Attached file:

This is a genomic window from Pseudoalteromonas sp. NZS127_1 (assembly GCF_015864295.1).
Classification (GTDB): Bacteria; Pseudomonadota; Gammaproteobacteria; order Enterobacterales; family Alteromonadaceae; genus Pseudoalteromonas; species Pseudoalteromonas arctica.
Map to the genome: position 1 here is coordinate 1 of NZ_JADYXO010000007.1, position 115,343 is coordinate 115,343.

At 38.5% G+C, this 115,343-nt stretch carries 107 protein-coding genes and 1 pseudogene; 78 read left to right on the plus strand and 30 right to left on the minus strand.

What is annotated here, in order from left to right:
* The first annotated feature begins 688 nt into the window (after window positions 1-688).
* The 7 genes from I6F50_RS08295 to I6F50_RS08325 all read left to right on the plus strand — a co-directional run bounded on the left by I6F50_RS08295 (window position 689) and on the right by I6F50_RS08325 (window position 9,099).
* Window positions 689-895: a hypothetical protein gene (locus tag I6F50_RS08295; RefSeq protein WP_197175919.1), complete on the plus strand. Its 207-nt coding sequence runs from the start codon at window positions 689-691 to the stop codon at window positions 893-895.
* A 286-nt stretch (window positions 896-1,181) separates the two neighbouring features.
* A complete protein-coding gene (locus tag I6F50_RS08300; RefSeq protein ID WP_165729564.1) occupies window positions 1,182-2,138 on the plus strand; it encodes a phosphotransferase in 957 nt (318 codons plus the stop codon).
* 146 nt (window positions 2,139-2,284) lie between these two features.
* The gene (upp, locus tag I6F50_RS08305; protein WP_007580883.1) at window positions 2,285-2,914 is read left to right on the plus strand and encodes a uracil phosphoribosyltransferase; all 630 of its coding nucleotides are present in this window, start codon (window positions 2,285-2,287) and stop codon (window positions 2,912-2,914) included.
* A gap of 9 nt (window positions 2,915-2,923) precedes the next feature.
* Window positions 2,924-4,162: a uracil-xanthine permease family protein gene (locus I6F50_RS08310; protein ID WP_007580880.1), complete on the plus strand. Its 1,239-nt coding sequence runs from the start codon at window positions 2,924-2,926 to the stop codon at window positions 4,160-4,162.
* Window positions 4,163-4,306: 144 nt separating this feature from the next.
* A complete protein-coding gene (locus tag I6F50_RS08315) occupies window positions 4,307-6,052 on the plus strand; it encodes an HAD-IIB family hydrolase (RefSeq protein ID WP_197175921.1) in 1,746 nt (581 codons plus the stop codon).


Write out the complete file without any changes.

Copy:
This is a genomic window from Pseudoalteromonas sp. NZS127_1 (assembly GCF_015864295.1).
Classification (GTDB): Bacteria; Pseudomonadota; Gammaproteobacteria; order Enterobacterales; family Alteromonadaceae; genus Pseudoalteromonas; species Pseudoalteromonas arctica.
Map to the genome: position 1 here is coordinate 1 of NZ_JADYXO010000007.1, position 115,343 is coordinate 115,343.

At 38.5% G+C, this 115,343-nt stretch carries 107 protein-coding genes and 1 pseudogene; 78 read left to right on the plus strand and 30 right to left on the minus strand.

What is annotated here, in order from left to right:
* The first annotated feature begins 688 nt into the window (after window positions 1-688).
* The 7 genes from I6F50_RS08295 to I6F50_RS08325 all read left to right on the plus strand — a co-directional run bounded on the left by I6F50_RS08295 (window position 689) and on the right by I6F50_RS08325 (window position 9,099).
* Window positions 689-895: a hypothetical protein gene (locus tag I6F50_RS08295; RefSeq protein WP_197175919.1), complete on the plus strand. Its 207-nt coding sequence runs from the start codon at window positions 689-691 to the stop codon at window positions 893-895.
* A 286-nt stretch (window positions 896-1,181) separates the two neighbouring features.
* A complete protein-coding gene (locus tag I6F50_RS08300; RefSeq protein ID WP_165729564.1) occupies window positions 1,182-2,138 on the plus strand; it encodes a phosphotransferase in 957 nt (318 codons plus the stop codon).
* 146 nt (window positions 2,139-2,284) lie between these two features.
* The gene (upp, locus tag I6F50_RS08305; protein WP_007580883.1) at window positions 2,285-2,914 is read left to right on the plus strand and encodes a uracil phosphoribosyltransferase; all 630 of its coding nucleotides are present in this window, start codon (window positions 2,285-2,287) and stop codon (window positions 2,912-2,914) included.
* A gap of 9 nt (window positions 2,915-2,923) precedes the next feature.
* Window positions 2,924-4,162: a uracil-xanthine permease family protein gene (locus I6F50_RS08310; protein ID WP_007580880.1), complete on the plus strand. Its 1,239-nt coding sequence runs from the start codon at window positions 2,924-2,926 to the stop codon at window positions 4,160-4,162.
* Window positions 4,163-4,306: 144 nt separating this feature from the next.
* A complete protein-coding gene (locus tag I6F50_RS08315) occupies window positions 4,307-6,052 on the plus strand; it encodes an HAD-IIB family hydrolase (RefSeq protein ID WP_197175921.1) in 1,746 nt (581 codons plus the stop codon).